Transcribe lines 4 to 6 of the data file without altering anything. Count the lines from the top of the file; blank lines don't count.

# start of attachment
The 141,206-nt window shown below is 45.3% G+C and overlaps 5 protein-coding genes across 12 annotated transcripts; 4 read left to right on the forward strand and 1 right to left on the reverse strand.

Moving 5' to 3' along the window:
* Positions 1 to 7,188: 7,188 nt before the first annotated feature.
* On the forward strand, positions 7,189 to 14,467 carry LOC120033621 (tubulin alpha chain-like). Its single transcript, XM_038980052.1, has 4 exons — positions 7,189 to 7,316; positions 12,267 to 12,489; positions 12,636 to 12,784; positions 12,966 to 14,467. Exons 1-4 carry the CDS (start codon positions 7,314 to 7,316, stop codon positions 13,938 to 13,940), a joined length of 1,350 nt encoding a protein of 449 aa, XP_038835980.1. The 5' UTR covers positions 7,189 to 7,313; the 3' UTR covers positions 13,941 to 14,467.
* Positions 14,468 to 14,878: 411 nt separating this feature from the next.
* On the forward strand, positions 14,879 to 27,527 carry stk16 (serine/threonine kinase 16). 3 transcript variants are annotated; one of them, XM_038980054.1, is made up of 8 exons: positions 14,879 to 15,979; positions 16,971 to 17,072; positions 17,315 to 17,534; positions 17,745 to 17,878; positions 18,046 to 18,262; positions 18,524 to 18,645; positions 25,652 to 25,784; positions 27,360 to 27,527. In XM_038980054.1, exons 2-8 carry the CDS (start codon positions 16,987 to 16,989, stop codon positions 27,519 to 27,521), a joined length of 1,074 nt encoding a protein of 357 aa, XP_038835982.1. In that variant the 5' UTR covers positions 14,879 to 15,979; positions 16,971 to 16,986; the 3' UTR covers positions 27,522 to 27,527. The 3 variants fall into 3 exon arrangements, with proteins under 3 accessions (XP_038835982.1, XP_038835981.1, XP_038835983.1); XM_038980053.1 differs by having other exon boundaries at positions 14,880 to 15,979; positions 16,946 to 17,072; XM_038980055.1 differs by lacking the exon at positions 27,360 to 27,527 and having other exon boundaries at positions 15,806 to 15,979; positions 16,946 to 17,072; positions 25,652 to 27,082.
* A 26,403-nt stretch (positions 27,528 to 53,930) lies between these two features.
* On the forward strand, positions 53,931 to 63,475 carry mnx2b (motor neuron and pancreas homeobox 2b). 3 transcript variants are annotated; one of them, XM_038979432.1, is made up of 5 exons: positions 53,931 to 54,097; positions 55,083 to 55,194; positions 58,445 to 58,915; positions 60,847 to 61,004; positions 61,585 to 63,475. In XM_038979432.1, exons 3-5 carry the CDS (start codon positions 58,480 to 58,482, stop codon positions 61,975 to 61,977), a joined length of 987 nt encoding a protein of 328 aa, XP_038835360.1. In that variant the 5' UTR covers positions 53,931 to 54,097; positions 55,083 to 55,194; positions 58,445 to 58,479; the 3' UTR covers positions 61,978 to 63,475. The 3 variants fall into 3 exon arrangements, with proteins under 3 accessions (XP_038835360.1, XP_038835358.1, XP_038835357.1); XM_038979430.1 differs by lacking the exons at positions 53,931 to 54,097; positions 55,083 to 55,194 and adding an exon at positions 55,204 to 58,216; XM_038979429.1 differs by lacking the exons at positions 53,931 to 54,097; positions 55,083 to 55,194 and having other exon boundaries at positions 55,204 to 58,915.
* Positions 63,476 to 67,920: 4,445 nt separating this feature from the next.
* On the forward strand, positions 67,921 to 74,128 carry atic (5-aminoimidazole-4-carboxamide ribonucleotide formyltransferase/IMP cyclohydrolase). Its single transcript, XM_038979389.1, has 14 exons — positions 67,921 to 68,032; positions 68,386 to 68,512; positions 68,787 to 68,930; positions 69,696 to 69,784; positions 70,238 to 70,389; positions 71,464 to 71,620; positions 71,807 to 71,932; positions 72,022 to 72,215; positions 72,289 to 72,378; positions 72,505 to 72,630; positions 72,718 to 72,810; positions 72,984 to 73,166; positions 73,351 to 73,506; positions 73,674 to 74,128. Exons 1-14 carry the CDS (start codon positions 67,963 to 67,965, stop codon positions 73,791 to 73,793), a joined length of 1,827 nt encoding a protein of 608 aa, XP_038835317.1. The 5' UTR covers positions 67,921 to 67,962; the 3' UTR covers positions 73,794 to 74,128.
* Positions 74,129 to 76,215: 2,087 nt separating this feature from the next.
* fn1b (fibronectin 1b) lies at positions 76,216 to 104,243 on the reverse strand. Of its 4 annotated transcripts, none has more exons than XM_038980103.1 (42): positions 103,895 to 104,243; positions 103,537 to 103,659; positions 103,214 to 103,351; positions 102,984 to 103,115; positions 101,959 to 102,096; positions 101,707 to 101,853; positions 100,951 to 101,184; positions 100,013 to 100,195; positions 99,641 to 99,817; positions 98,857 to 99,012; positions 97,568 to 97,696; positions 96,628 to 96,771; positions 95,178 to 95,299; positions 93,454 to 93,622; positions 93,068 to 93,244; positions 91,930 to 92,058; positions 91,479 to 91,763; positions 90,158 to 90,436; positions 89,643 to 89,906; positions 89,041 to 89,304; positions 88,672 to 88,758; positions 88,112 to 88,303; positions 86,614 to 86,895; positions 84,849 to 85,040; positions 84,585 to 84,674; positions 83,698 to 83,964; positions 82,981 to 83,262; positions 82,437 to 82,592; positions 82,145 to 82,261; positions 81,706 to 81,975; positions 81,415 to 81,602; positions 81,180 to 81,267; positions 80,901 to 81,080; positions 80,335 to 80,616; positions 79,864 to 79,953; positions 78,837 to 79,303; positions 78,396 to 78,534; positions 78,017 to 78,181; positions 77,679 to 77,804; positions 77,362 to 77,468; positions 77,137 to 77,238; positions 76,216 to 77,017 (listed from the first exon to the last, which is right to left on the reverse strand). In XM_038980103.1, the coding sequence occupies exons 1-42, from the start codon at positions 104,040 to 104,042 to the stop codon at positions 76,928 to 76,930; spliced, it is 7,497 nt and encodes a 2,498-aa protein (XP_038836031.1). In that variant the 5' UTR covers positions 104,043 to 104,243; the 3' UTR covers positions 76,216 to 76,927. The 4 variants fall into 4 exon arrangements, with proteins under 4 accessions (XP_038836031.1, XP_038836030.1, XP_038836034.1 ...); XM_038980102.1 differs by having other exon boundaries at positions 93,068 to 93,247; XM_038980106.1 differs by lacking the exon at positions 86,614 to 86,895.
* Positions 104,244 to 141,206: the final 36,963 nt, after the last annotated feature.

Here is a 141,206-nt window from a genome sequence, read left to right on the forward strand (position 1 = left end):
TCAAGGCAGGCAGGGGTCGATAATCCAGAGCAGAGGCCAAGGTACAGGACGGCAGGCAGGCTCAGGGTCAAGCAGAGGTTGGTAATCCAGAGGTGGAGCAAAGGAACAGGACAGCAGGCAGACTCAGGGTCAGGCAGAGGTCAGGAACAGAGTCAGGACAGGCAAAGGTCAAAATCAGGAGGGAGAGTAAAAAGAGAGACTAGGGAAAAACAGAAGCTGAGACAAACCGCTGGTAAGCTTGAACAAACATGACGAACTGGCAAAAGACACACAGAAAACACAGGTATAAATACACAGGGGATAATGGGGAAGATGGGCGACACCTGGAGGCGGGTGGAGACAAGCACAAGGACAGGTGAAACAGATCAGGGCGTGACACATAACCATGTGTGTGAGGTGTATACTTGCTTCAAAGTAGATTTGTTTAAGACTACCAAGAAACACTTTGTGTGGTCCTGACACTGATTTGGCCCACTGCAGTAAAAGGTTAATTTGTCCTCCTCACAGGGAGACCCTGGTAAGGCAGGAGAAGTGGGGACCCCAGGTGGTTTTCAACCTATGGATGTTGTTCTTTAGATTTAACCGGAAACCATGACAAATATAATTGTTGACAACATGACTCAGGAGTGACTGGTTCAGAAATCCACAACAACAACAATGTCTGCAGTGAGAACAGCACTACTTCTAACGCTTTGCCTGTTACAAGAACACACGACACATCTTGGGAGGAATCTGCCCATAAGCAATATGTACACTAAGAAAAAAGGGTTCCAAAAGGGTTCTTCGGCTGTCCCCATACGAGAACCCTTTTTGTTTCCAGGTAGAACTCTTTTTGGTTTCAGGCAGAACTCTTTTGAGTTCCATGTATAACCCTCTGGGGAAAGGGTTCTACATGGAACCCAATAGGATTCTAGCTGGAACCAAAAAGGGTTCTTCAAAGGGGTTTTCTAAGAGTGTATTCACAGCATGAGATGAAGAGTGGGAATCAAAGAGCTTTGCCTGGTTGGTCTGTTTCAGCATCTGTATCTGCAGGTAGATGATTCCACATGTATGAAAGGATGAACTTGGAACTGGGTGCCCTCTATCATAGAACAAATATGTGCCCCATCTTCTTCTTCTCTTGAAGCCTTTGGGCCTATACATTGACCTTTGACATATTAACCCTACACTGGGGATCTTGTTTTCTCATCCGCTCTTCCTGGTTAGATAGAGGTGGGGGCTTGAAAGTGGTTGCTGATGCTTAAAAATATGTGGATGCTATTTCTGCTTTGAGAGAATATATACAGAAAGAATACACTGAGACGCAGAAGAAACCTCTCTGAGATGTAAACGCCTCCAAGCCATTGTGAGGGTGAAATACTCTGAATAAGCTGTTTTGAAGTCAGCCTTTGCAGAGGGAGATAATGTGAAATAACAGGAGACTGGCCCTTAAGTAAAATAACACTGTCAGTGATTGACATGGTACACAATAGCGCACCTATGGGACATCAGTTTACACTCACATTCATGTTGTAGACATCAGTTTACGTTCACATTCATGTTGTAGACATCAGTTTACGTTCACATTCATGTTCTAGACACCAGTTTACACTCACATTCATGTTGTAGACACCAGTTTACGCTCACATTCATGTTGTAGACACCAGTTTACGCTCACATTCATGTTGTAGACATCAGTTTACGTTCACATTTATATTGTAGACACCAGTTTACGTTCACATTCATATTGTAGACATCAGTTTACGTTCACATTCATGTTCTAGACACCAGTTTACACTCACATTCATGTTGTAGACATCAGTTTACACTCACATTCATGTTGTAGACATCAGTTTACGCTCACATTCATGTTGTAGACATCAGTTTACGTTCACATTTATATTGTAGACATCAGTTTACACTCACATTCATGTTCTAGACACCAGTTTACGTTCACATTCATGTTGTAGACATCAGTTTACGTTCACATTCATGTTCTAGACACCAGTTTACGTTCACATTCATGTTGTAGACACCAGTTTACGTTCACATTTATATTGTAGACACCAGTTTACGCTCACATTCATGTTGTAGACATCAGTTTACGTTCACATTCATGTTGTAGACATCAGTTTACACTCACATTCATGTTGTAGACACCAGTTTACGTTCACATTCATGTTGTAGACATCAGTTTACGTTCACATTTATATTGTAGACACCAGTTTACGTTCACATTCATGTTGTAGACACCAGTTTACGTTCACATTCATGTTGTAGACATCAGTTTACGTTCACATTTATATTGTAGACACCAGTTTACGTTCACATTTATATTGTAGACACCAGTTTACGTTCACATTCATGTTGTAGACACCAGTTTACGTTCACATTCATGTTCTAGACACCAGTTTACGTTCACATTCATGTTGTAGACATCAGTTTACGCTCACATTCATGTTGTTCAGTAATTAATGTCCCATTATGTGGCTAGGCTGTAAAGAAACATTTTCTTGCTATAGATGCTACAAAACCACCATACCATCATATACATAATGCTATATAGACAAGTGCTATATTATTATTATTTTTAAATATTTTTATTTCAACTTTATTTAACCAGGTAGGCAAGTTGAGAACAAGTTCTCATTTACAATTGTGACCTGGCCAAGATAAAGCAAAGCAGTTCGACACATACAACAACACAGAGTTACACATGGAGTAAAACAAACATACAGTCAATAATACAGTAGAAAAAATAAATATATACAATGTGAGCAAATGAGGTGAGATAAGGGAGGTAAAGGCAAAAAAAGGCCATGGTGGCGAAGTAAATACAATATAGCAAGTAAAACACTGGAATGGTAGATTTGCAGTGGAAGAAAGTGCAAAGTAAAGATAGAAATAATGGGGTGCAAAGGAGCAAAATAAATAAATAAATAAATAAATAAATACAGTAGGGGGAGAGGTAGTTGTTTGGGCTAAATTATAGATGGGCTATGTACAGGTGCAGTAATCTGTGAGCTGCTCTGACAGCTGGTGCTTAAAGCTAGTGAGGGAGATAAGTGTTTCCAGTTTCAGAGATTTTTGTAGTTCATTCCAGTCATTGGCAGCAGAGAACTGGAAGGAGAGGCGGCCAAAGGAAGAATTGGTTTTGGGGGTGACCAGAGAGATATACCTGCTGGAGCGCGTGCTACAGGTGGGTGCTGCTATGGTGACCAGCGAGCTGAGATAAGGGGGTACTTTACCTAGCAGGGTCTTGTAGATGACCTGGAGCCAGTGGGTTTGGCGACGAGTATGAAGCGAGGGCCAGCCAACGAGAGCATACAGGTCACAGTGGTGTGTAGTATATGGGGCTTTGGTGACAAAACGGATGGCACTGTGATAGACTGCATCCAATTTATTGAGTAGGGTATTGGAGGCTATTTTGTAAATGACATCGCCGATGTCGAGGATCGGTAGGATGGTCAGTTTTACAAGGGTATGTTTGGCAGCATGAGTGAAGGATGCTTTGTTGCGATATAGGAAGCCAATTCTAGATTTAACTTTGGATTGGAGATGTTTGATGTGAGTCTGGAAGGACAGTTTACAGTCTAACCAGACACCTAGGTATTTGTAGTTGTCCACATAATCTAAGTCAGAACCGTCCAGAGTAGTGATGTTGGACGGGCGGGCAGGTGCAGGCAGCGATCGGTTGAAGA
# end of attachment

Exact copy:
* On the forward strand, positions 7,189 to 14,467 carry LOC120033621 (tubulin alpha chain-like). Its single transcript, XM_038980052.1, has 4 exons — positions 7,189 to 7,316; positions 12,267 to 12,489; positions 12,636 to 12,784; positions 12,966 to 14,467. Exons 1-4 carry the CDS (start codon positions 7,314 to 7,316, stop codon positions 13,938 to 13,940), a joined length of 1,350 nt encoding a protein of 449 aa, XP_038835980.1. The 5' UTR covers positions 7,189 to 7,313; the 3' UTR covers positions 13,941 to 14,467.
* Positions 14,468 to 14,878: 411 nt separating this feature from the next.
* On the forward strand, positions 14,879 to 27,527 carry stk16 (serine/threonine kinase 16). 3 transcript variants are annotated; one of them, XM_038980054.1, is made up of 8 exons: positions 14,879 to 15,979; positions 16,971 to 17,072; positions 17,315 to 17,534; positions 17,745 to 17,878; positions 18,046 to 18,262; positions 18,524 to 18,645; positions 25,652 to 25,784; positions 27,360 to 27,527. In XM_038980054.1, exons 2-8 carry the CDS (start codon positions 16,987 to 16,989, stop codon positions 27,519 to 27,521), a joined length of 1,074 nt encoding a protein of 357 aa, XP_038835982.1. In that variant the 5' UTR covers positions 14,879 to 15,979; positions 16,971 to 16,986; the 3' UTR covers positions 27,522 to 27,527. The 3 variants fall into 3 exon arrangements, with proteins under 3 accessions (XP_038835982.1, XP_038835981.1, XP_038835983.1); XM_038980053.1 differs by having other exon boundaries at positions 14,880 to 15,979; positions 16,946 to 17,072; XM_038980055.1 differs by lacking the exon at positions 27,360 to 27,527 and having other exon boundaries at positions 15,806 to 15,979; positions 16,946 to 17,072; positions 25,652 to 27,082.